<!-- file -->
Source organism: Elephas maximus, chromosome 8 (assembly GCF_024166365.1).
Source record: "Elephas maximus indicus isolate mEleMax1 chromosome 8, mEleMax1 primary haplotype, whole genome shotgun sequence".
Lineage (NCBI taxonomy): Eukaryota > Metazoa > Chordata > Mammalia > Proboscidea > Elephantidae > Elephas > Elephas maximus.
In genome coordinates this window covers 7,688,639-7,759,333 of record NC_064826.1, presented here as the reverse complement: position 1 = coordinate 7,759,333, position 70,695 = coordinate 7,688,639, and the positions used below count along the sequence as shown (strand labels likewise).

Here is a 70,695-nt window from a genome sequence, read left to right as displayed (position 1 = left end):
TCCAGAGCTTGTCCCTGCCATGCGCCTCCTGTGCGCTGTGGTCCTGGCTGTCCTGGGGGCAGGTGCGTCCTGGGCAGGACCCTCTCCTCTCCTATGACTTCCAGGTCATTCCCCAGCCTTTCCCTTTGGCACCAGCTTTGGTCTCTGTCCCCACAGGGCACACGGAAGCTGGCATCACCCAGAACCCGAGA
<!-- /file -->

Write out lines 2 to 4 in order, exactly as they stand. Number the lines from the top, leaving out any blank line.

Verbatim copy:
Source record: "Elephas maximus indicus isolate mEleMax1 chromosome 8, mEleMax1 primary haplotype, whole genome shotgun sequence".
Lineage (NCBI taxonomy): Eukaryota > Metazoa > Chordata > Mammalia > Proboscidea > Elephantidae > Elephas > Elephas maximus.
In genome coordinates this window covers 7,688,639-7,759,333 of record NC_064826.1, presented here as the reverse complement: position 1 = coordinate 7,759,333, position 70,695 = coordinate 7,688,639, and the positions used below count along the sequence as shown (strand labels likewise).